A fundamental gap exists in understanding the cellular mechanisms that initiate and maintain neuropathic pain. This gap represents an important problem because current analgesic drugs rarely provide sufficient efficacy without serious side effects. The long-term goal is to understand the mechanisms that lead to injury-induced central sensitization and establish clinically relevant therapeutic targets for chronic pai. The objective in this application is to evaluate the contribution glutamate receptor subtypes to dorsal root stimulation (DRS)-evoked Ca2+ transients in the dorsal horn, and correlate enhanced Ca2+ responses with the magnitude of pain-like behavior. Based on preliminary data suggesting that glutamate-evoked Ca2+ responses in mouse spinal cord slices are potentiated after nerve injury, the central hypothesis is that nerve injury increases AMPA receptor signaling in the dorsal horn, leading to increases in [Ca2+]i that results in central sensitization and neuropathic pain. The rationale for the proposed project is that [Ca2+]i in dorsal horn neurons is essential for central sensitization and pain hypersensitivity. The central hypothesis will be teste by pursuing three specific aims:
AIM 1 tests the hypothesis that glutamate-mediated activation of neuronal ionotropic AMPA receptors drives Ca2+ signaling. Electrophysiological recordings and real-time fluorescent labeling of astrocytes will be used to evaluate the cell types that respond to dorsal root stimulation (DRS) with a rise in [Ca2+]i. Next, the relative contribution of glutamate receptor subtypes will be determined by quantifying DRS-evoked [Ca2+]i transients in the presence of selective antagonists.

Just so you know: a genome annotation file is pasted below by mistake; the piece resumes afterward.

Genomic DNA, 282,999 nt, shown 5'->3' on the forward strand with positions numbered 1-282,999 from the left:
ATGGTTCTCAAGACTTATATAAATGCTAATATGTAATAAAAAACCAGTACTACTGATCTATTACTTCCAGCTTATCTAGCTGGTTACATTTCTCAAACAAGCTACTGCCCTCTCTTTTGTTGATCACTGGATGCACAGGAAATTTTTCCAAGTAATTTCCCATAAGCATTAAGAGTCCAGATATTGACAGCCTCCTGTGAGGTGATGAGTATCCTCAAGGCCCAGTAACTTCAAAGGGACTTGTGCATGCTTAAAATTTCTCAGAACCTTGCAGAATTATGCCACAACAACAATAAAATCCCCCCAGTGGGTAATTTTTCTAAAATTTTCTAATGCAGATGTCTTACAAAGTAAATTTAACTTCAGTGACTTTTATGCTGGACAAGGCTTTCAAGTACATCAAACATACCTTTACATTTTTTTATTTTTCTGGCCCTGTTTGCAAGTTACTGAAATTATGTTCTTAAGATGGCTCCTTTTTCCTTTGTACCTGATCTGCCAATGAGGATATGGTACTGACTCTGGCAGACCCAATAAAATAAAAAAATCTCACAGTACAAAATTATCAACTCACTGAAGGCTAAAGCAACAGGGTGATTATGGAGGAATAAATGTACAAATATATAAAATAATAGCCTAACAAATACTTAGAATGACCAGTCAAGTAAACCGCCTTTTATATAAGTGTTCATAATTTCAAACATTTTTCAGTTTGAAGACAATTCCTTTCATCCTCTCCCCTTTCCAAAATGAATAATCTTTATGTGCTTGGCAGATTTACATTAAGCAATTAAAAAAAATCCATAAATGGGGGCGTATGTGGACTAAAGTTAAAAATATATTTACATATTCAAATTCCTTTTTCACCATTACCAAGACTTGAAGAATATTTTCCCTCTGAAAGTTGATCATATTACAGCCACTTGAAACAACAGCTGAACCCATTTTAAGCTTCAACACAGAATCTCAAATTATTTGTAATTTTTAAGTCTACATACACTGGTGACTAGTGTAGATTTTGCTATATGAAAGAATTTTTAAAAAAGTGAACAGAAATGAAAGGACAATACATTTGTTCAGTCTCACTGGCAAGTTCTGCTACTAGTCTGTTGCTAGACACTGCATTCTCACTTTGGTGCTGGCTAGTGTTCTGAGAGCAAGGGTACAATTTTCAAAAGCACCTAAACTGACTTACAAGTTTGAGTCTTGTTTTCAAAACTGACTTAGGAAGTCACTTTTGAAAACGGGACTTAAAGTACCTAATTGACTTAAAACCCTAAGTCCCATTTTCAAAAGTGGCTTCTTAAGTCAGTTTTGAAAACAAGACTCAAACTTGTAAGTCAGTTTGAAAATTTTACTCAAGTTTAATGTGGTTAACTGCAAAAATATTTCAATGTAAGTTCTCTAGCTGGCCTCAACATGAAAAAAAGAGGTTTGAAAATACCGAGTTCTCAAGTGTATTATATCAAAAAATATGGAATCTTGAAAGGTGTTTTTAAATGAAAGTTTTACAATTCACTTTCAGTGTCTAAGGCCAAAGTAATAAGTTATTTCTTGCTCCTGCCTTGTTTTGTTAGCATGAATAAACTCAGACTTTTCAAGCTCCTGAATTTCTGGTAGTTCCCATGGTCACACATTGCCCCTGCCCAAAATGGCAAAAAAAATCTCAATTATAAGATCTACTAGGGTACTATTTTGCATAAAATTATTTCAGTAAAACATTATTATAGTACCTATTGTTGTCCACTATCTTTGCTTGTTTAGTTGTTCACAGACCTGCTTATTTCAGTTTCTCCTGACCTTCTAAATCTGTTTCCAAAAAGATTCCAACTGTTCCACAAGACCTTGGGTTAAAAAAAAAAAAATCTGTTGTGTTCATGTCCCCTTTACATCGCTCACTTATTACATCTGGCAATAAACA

AIM 2 tests the hypothesis that peripheral nerve injury potentiates DRS-evoked Ca2+ responses, and this will correlate with the magnitude of hyperalgesia. To allow for a correlation analysis between behavior and [Ca2+]i, a variant model of nerve injury has been developed that gradually elicits robust allodynia in 1 week and then resolves in 4 weeks. Behavioral hyperalgesia will be evaluated and compared to DRS-evoked [Ca2+]i in spinal cord slices from sham, traditional and variant nerve injured animals sacrificed at 7, 14 and 21 d after injury.
AIM 3 tests the hypothesis that PKM? mediates SNI-induced increases in hyperalgesia, Ca2+ signaling and AP frequency in dorsal horn. We will administer multiple PKM? inhibitors to sham and SNI mice and measure pain- like behavior, Ca2+ transients and/or AP frequency. Based on our preliminary results, we predict that PKM? blockade will reverse injury-induced hyperalgesia, increases in [Ca2+]i and AP frequency. This project employs innovative wide-field calcium imaging simultaneously from numerous cells in spinal cord slices from adult mice. The proposed research is significant because it reveals the Ca2+ channels that regulate DRS-evoked Ca2+ transients, and is a critical first step in understanding nerve injury-induced potentiation of neuronal Ca2+ signaling. Ultimately, this knowledge will establish clinically relevant therapeutic targets for alleviating chronic pain.
Chronic pain management is a major scientific and health care challenge, as current analgesic drugs rarely provide sufficient efficacy in the absence of serious side effects. This project is relevant to NINDS's mission because it will 1) determine mechanisms that lead to injury-induced central sensitization and 2) establish clinically relevant therapeutic targets for alleviating chronic pain. This Research Plan employs highly innovative wide-field calcium imaging from numerous cells in a single spinal cord slice from adult mice.